Tag Archives: Lil Nas X

Lil Nas X: Make Everyone Laugh at the Haters

Laurie and Debbie say:

In case his music isn’t your thing, Lil Nas X is a highly talented rapper and singer, and a two-time Grammy winner. Along with his musical proficiency, he has a lesser known but equally finely-honed talent: he’s brilliant at trolling racists, white supremacists, and homophobes– which he gets plenty of opportunity to do, as he is both Black and gay.

Jazmin Tolliver has a short piece at Huffington Post about one of Lil Nas X’s latest ripostes. A group of anti-LGBTQ protesters showed up outside his Montero tour stop in Boston this past Sunday … and he had his team bring them pizza! And tweeted about it.

Now here they are, hypocrites if they accept the pizza, fools if they reject it. So they rejected it. And here’s the extra zinger.

Of course, homophobic and white supremacist movements are extremely dangerous and must be taken seriously. That being said, nothing disconcerts these people more than being set up to be laughed at, and it’s a great tactic when used carefully. This makes us think not only of some other stunts Lil Nas X has pulled, but also of the K-POP Army that undermined a major Trump rally in the lead-up to the 2020 election, and the time-honored technique of getting your supporters to pledge donations based on the number of counter-protestors who show up.

The pizza gift isn’t only a good strategy to discomfit and dismiss the protesters, it’s also a way to make Lil Nas X and his staff and fans feel good about themselves, which matters.


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‘Cause It’s Always Gotta Be Blood

Laurie and Debbie say:

In April of this year, gay Black musician Lil Nas X released a limited line of Nike shoes in collaboration with art collective MSCHF. The shoes featured a pentagram design and a sole filled with red ink and “one drop of human blood,” provided by members of the art collective. The 665 pairs of shoes sold in less than a minute (the 666th was supposed to be given away–gotta love Lil Nas X’s flair!), but the homophobic right-wing outrage was almost as quick and Nike halted the sale of all shoes that hadn’t been shipped.

Now, straight white skateboarding star Tony Hawk has sold out a limited edition of 100 skateboards, designed with paint which includes Hawk’s blood, and outrage is noticeably absent. (Read about this in Raffy Ermac’s article at Out, Lil Nas X Points Out Lack of Outrage for Tony Hawk’s Blood Skateboards.)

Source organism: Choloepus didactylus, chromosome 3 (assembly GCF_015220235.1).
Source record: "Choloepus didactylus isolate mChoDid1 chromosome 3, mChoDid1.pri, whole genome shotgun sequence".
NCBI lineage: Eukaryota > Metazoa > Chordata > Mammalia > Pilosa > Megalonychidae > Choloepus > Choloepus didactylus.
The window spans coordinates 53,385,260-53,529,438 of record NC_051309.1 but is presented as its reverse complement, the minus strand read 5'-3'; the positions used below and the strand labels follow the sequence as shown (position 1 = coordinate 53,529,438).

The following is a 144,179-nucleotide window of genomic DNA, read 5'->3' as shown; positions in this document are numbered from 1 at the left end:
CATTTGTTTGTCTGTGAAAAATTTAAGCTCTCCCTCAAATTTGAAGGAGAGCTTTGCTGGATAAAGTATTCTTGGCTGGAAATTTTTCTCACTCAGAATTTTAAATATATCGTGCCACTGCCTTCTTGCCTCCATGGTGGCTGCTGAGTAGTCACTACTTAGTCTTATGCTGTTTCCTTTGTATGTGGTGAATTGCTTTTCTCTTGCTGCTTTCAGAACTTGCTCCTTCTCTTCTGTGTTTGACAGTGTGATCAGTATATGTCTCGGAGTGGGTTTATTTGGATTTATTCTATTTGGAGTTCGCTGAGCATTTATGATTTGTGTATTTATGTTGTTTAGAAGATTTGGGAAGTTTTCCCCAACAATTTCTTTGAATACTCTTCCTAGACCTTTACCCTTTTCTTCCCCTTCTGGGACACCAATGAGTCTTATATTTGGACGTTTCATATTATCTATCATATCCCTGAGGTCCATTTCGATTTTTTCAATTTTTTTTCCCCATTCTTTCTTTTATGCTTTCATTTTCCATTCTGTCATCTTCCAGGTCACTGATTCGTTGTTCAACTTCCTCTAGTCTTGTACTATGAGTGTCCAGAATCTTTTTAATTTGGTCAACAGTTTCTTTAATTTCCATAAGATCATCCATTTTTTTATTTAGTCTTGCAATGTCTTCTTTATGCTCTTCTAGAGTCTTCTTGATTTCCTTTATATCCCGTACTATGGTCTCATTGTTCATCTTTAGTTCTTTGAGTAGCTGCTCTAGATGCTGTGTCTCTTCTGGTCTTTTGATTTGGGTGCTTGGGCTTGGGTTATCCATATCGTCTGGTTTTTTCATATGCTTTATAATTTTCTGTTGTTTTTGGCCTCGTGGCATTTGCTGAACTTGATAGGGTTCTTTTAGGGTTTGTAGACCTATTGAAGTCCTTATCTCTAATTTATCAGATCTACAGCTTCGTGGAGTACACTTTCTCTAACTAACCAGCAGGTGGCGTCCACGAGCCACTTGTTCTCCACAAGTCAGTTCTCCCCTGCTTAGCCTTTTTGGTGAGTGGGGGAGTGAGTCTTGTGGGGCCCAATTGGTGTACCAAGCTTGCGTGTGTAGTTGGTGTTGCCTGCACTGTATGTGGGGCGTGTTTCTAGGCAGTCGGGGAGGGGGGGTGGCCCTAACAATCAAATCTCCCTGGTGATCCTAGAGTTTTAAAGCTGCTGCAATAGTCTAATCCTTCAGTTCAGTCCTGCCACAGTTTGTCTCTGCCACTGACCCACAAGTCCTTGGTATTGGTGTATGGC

Needless to say, Lil Nas X is right: racism, homophobia, and double standards are all at work here, and we support him unconditionally.

At the same time, this makes us think about the role of blood in human culture(s). The title of this post is from Spike, a vampire character in Buffy the Vampire Slayer. Spike expands on that quotation by saying:

Blood is life, lackbrain. Why do you think we eat it? It’s what keeps you going, makes you warm, makes you hard, makes you other than dead.

So it’s no accident that blood-infused consumer goods are cropping up in the time of COVID-19, when being “other than dead” is on the mind of virtually every human being on the globe, including the affluent and comfortable, and the rich and powerful. It’s no accident that the complex and confusing aspects of COVID stem in large part from it being a vascular disease (i.e., a disease of the bloodstream), which is why it affects so many different human systems and has such a wide variety of symptoms and severity.

Spike (or his screenwriters) are correct when they say blood is life. Blood is a centerpiece of religions across the world, from the Jewish/Islamic conviction that menstruating women must be sequestered, through the Christian rituals of drinking the blood of Christ, to religions that demand blood and scarification. Blood is simultaneously unclean and purifying, terrifying and essential.

If two famous men in two very different subcultures have created consumer goods with blood in them, and both have had commercial success, you can bet your last late-capitalist dollar that more of these goods are coming. They will take many forms, and they will get many reactions: when women start getting on the bandwagon, a whole new set of horrified responses will appear on the scene … especially when it is menstrual blood.

It took 21st century technology and a global pandemic to quicken this trend; now we all get to watch it unfold. Somewhere, Spike is snickering gleefully.


Thanks to Alan Bostick for suggesting the Spike quotations. Follow Debbie on Twitter.

Follow Laurie’s new Pandemic Shadows photos on Instagram.